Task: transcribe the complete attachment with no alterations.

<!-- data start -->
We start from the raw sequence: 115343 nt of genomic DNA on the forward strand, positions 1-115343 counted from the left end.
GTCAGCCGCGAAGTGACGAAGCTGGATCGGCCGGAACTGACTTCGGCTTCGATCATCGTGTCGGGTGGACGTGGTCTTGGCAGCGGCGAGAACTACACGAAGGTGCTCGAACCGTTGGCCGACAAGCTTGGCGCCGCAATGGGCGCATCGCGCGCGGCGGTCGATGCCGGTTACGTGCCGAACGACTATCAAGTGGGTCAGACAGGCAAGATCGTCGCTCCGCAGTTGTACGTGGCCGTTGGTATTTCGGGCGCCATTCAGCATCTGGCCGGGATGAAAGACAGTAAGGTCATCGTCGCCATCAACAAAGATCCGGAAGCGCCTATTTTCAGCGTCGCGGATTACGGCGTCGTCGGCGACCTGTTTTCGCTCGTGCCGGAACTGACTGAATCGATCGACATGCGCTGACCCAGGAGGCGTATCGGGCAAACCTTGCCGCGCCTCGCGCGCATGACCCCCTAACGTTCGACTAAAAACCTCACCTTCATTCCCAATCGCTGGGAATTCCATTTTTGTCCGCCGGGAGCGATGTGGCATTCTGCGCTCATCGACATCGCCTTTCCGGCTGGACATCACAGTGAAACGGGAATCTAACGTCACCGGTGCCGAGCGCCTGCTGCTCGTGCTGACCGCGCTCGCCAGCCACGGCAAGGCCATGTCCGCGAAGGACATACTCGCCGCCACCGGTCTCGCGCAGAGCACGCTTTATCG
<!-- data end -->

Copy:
We start from the raw sequence: 115343 nt of genomic DNA on the forward strand, positions 1-115343 counted from the left end.
GTCAGCCGCGAAGTGACGAAGCTGGATCGGCCGGAACTGACTTCGGCTTCGATCATCGTGTCGGGTGGACGTGGTCTTGGCAGCGGCGAGAACTACACGAAGGTGCTCGAACCGTTGGCCGACAAGCTTGGCGCCGCAATGGGCGCATCGCGCGCGGCGGTCGATGCCGGTTACGTGCCGAACGACTATCAAGTGGGTCAGACAGGCAAGATCGTCGCTCCGCAGTTGTACGTGGCCGTTGGTATTTCGGGCGCCATTCAGCATCTGGCCGGGATGAAAGACAGTAAGGTCATCGTCGCCATCAACAAAGATCCGGAAGCGCCTATTTTCAGCGTCGCGGATTACGGCGTCGTCGGCGACCTGTTTTCGCTCGTGCCGGAACTGACTGAATCGATCGACATGCGCTGACCCAGGAGGCGTATCGGGCAAACCTTGCCGCGCCTCGCGCGCATGACCCCCTAACGTTCGACTAAAAACCTCACCTTCATTCCCAATCGCTGGGAATTCCATTTTTGTCCGCCGGGAGCGATGTGGCATTCTGCGCTCATCGACATCGCCTTTCCGGCTGGACATCACAGTGAAACGGGAATCTAACGTCACCGGTGCCGAGCGCCTGCTGCTCGTGCTGACCGCGCTCGCCAGCCACGGCAAGGCCATGTCCGCGAAGGACATACTCGCCGCCACCGGTCTCGCGCAGAGCACGCTTTATCG